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Photo Roundup - April-May 2019

A selection of coastal and marine images from across the USGS

This article is part of the April-May 2019 issue of the Sound Waves newsletter.

Bald eagle sits atop a leafless tree, overlooking a marshy inlet with farmland in the distance.
I spy with my little (eagle-) eye . . .After a successful beach survey and installation of remote-sensing cameras on a nearby island, scientists Shawn Harrison and Andrew Stevens spotted this bald eagle near the mouth of the Skagit River, Washington. More:…


People are wearing wet suits and waders and are holding hand-held computers and backpacks with equipment in them, smiling.
Synchronized mappingUSGS and Washington State Department of Ecology scientists are geared up and ready to start a topographic survey at the mouth of the Elwha River, using handheld computers and backpack-mounted GPS equipment. The river continues changing years after the largest dam removal project in the United States. More:
View from the sky of a landscape with a river running through it, and the river is winding back and forth.
The Long and Winding... RiverA winding strip of rainbow colors shows the bathymetry (depth) of the bed of the Mokelumne River just above its confluence with the San Joaquin River in the Sacramento-San Joaquin River Delta east of San Francisco Bay, California. USGS scientists mapped the channel as part of a project to assess the impact of invasive aquatic vegetation on sediment movement in the Delta. More:…
Cheboygan Residents Tour the R/V Sturgeon
Cheboygan residents tour the R/V SturgeonUSGS Great Lakes Science Center staff led two public tours of the research vessels Sturgeon and Arcticus on April 24, 2019, as part of the Earth Week Plus Expo in Cheboygan, Michigan. A group of fifty tour participants learned about USGS Great Lakes science, viewed the variety of scientific equipment used during field surveys, and saw the inner workings of the vessels. More:
Baby bird walking on the rocks of a volcano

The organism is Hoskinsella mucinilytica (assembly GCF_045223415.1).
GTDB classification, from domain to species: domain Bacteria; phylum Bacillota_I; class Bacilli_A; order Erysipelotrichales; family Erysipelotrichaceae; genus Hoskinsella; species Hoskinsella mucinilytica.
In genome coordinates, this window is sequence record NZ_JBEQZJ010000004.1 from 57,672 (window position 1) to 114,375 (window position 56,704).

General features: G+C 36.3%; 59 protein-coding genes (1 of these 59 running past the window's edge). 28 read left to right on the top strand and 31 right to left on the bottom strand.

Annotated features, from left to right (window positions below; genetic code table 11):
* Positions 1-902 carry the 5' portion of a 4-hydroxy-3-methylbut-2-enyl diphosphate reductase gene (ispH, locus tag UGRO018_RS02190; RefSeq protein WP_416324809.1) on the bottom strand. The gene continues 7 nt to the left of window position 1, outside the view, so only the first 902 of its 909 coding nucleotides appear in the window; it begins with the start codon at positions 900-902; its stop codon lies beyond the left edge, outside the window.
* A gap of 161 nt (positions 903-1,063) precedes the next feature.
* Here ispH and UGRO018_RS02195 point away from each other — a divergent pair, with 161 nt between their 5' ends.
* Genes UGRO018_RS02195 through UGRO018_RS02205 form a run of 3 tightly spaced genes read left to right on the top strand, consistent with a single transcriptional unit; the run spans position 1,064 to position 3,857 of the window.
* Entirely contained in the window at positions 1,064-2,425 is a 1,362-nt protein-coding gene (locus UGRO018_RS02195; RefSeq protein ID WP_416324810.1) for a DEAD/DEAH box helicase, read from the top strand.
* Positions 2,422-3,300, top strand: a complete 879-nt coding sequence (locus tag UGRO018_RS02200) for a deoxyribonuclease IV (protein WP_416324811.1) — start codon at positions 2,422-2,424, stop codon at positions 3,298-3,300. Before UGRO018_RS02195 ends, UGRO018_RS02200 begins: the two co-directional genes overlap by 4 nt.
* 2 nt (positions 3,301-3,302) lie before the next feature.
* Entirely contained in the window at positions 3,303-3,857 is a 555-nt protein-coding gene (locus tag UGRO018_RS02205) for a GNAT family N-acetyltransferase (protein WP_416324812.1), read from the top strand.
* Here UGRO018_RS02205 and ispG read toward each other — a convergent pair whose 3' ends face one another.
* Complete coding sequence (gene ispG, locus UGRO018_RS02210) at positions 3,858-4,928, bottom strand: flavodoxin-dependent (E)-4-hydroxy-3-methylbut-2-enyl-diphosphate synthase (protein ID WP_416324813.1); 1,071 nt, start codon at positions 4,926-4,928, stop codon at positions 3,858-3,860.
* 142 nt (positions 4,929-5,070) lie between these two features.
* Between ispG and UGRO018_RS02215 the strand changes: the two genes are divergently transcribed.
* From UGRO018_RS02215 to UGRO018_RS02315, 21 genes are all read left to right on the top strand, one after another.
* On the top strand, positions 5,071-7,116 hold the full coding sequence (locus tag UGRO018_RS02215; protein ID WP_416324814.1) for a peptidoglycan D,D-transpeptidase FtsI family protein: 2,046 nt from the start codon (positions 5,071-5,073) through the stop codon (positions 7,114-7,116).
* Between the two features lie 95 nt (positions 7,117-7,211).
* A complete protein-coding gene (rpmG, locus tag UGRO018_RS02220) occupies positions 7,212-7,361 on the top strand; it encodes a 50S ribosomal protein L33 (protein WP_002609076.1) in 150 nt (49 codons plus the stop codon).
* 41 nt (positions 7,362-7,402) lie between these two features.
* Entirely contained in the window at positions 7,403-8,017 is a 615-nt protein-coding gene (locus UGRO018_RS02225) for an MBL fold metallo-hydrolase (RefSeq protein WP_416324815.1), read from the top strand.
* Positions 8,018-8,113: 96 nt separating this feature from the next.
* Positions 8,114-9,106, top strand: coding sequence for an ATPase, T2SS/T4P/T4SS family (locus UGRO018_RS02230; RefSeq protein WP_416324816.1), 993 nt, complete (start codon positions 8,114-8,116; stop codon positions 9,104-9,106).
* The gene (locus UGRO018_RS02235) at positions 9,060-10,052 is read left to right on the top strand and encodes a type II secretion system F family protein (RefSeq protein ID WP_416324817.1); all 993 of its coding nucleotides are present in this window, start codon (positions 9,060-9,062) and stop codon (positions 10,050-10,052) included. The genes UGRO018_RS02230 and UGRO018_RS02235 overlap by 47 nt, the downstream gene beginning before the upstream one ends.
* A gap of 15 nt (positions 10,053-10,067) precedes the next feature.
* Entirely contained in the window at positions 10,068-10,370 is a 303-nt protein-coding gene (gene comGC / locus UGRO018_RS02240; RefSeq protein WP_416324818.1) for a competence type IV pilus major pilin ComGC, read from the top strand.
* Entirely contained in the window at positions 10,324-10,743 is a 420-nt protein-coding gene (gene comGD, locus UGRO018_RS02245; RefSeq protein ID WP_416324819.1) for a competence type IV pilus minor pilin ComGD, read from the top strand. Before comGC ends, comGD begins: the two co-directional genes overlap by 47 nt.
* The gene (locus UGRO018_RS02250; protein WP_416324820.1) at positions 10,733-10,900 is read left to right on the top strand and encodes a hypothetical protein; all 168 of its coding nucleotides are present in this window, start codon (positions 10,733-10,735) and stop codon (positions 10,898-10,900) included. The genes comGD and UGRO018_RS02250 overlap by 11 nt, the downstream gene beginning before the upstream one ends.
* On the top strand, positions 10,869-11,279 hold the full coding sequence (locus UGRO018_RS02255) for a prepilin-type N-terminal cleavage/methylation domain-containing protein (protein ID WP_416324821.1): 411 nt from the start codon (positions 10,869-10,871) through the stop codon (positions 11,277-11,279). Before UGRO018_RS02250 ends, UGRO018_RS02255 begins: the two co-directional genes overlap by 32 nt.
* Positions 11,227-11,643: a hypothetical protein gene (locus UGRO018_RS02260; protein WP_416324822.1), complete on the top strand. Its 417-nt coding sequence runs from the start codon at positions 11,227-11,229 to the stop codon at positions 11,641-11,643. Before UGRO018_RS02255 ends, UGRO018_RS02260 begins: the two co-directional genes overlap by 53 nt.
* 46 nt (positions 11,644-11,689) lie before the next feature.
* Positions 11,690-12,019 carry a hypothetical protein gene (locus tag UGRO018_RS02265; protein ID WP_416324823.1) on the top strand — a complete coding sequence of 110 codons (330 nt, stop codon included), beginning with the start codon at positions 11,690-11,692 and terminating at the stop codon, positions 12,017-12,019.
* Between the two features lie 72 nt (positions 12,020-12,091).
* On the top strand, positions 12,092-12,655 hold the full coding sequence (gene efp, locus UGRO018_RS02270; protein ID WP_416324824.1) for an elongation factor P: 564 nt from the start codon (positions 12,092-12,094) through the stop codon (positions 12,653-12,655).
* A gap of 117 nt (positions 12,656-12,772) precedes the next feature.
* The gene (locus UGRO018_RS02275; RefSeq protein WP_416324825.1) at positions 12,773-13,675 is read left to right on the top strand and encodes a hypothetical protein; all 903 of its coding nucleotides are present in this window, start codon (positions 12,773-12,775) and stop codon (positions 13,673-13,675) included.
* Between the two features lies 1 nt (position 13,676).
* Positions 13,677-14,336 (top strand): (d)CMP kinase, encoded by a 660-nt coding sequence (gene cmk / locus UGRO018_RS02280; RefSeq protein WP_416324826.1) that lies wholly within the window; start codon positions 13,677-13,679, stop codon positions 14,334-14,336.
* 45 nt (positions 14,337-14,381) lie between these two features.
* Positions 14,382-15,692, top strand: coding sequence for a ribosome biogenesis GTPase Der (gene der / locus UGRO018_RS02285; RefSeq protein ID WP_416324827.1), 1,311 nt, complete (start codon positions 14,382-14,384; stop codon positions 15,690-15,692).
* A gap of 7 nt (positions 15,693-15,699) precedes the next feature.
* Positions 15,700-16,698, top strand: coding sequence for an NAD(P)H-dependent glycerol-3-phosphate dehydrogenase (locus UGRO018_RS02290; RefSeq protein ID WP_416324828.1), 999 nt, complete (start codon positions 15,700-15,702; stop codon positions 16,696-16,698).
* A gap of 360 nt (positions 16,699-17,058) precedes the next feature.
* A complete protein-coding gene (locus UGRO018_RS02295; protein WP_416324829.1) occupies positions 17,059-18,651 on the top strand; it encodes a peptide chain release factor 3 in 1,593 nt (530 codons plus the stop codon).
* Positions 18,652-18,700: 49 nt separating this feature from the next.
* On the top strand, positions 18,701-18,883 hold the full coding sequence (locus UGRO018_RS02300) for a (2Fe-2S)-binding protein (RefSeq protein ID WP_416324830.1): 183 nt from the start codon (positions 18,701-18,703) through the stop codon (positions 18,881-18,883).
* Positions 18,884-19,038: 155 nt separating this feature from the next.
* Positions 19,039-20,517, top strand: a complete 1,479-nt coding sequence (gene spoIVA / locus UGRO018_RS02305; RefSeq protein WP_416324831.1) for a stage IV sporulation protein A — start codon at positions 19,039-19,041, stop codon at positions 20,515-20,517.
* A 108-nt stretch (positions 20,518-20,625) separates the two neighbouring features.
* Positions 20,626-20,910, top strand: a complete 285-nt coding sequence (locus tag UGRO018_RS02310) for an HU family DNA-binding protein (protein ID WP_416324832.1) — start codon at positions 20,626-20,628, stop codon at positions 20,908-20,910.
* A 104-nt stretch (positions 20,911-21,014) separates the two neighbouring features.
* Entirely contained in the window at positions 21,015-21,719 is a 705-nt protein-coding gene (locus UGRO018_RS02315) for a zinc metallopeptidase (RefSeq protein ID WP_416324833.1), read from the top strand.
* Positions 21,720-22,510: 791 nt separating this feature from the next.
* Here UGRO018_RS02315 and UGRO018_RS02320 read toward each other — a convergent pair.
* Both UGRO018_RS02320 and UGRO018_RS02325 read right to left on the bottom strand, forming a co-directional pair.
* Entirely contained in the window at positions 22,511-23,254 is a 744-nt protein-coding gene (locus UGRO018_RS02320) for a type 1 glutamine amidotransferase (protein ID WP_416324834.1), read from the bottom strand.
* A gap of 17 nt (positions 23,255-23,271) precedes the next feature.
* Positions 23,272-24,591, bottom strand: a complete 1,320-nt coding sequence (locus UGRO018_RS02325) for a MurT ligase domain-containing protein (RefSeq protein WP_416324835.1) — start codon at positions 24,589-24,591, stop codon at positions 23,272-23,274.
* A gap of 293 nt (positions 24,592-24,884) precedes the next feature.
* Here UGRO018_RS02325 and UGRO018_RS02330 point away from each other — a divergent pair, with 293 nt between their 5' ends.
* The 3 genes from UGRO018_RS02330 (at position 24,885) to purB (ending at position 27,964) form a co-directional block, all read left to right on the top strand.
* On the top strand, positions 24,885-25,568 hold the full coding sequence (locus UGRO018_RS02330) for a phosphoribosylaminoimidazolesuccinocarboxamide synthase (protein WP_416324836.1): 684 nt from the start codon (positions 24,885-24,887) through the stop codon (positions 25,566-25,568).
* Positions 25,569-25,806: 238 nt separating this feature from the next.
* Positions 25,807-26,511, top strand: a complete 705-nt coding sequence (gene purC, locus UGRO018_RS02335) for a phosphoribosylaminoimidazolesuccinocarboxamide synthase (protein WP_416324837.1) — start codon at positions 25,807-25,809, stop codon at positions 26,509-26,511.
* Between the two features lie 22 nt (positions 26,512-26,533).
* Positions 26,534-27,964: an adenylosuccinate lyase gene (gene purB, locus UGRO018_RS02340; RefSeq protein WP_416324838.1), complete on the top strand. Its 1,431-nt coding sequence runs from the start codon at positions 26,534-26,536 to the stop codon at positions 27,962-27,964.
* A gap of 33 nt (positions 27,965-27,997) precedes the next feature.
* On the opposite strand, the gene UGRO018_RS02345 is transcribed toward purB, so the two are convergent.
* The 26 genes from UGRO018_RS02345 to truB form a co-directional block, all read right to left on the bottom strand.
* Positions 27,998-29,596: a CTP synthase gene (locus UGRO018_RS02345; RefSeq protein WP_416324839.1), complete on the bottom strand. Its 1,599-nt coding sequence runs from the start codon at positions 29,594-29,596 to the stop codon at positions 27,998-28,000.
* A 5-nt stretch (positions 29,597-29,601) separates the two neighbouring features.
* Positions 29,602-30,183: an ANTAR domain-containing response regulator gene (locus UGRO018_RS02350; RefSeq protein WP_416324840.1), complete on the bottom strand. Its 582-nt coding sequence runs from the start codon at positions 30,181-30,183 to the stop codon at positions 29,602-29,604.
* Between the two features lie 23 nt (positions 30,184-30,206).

Glaucous-winged Gull chick on Bogoslof Island, AlaskaLess than year after the last eruption of Bogoslof Volcano, this baby gull took some of its first steps on the newly-formed rocks. As adults, these coastal birds can be found from the eastern Russia, through Alaska and the U.S. West Coast south to Mexico’s Baja California peninsula. The gulls are one of 28 bird species the USGS monitors for avian influenza. More:…
Canning River Delta with thin barrier island
Canning River Delta with thin barrier island and ice packAlaska’s Canning River reaches the Arctic Ocean in the 19.3 million acre Arctic National Wildlife Refuge. The USGS studies the area for potential production of oil and natural gas, and to understand rapid environmental changes in the Arctic area. More:… and
A silhouette of a person on a high bluff overlooking the calm ocean at sunset.
Peace at duskUSGS oceanographer Shawn Harrison stands on the coastal bluff of Barter Island, Alaska at sunset. Shawn and his fellow researchers are studying how the highly erosive bluff changes under the varied conditions experienced by this stretch of coastline. The knowledge gained will be used to improve computer-derived simulations of shoreline change. Communities can then use the information to plan for sea-level rise, changing storm patterns, and other threats to coasts. More:
Sea Lamprey
Male or female? It depends.Sea lampreys are an invasive, parasitic species of fish damaging the Great Lakes. Scientists with the USGS and Michigan State University found that slower sea lamprey growth rates during the larval phase of development may increase the odds of an individual fish becoming male. More:…
USGS pilots landing a Unmanned Aerial Systems (uas) on  Dauphin Island, Alabama
USGS pilot landing a drone on Dauphine Island, AlabamaA USGS unmanned aerial system (drone) pilot collected aerial imagery and ground control points for the Coastal Resource Evaluation for Management Applications project. Computer analysis of these photos can produce detailed elevation, vegetation, and habitat maps used to study coastal changes. More:
USGS scientist Sarah Fitzgerald holds a surf scoter that has been fitted with a satellite tag.
Surf scoter sporting a satellite tagUSGS scientist Sarah Fitzgerald holds a surf scoter fitted with a satellite tag that transmits the bird’s location to satellites. By knowing the distribution and migration patterns of seabirds, offshore wind energy farms could be located and operated to minimize wildlife impacts. More:
Photo taken as SPMSC scientist Lauren Toth conducts a photographic survey of Porter Patch reef off Key Largo
Surveying a coral reef using underwater photographyEarlier this year, USGS scientist Lauren Toth conducted a photographic survey of Porter Patch reef off Key Largo, Florida, one of several sites surveyed since 1996. The new reef photos will be compared to historic surveys to determine how much structural complexity was lost over the past two decades. More:…

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